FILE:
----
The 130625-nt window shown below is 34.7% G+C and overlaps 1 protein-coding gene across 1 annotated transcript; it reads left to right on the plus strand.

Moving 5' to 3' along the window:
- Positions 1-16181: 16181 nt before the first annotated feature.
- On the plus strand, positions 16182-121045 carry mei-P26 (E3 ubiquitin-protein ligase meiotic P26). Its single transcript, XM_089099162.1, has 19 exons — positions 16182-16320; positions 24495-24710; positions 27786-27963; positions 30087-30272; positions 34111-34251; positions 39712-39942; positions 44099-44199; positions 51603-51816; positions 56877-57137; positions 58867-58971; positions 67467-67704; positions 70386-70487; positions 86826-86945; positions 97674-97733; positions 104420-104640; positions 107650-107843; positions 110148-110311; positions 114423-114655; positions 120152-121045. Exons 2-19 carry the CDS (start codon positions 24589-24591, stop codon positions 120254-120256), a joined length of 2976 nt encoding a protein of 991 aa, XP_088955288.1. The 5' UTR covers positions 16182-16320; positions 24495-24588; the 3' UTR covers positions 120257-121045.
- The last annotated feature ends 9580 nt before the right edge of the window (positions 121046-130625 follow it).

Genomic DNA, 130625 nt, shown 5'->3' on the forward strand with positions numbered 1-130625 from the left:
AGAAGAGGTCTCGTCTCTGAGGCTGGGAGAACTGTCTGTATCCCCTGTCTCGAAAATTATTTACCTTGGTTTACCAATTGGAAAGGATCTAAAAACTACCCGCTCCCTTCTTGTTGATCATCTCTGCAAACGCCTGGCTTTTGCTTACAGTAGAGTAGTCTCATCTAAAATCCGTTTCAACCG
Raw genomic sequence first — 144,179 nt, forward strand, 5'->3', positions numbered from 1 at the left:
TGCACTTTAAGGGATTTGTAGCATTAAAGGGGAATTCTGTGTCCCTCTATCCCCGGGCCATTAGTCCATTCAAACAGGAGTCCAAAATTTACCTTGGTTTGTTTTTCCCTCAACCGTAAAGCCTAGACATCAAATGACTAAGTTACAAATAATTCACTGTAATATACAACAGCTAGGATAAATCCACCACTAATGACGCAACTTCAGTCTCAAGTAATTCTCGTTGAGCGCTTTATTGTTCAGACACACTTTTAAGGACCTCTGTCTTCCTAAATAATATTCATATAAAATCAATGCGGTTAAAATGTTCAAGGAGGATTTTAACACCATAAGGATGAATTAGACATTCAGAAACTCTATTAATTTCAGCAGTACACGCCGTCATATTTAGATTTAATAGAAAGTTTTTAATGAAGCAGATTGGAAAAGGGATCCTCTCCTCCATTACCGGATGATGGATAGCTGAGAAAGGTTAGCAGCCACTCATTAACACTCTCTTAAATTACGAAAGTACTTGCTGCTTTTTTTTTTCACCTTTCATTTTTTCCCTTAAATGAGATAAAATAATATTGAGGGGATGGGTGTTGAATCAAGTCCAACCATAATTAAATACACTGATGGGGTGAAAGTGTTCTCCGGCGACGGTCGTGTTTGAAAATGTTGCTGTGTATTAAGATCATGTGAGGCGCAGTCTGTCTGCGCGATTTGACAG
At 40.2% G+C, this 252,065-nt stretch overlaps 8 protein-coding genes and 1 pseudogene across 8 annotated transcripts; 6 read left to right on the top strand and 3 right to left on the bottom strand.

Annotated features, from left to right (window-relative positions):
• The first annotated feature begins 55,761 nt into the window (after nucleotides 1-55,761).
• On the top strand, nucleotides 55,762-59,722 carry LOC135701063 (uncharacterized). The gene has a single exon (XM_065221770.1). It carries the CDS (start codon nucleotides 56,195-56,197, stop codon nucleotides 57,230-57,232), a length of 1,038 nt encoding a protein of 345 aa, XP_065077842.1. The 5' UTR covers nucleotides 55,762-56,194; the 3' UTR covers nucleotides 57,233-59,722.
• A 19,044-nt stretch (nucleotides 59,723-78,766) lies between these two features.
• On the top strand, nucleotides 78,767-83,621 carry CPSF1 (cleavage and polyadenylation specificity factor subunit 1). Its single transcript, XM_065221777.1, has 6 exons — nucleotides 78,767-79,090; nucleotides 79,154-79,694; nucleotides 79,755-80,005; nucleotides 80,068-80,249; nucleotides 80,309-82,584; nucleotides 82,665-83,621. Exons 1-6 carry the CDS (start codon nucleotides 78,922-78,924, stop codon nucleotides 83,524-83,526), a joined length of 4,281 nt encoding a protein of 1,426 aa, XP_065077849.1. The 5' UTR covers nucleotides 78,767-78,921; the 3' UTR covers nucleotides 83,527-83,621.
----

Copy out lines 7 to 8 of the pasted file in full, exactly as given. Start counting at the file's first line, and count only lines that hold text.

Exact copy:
AGAAGAGGTCTCGTCTCTGAGGCTGGGAGAACTGTCTGTATCCCCTGTCTCGAAAATTATTTACCTTGGTTTACCAATTGGAAAGGATCTAAAAACTACCCGCTCCCTTCTTGTTGATCATCTCTGCAAACGCCTGGCTTTTGCTTACAGTAGAGTAGTCTCATCTAAAATCCGTTTCAACCG
Raw genomic sequence first — 144,179 nt, forward strand, 5'->3', positions numbered from 1 at the left: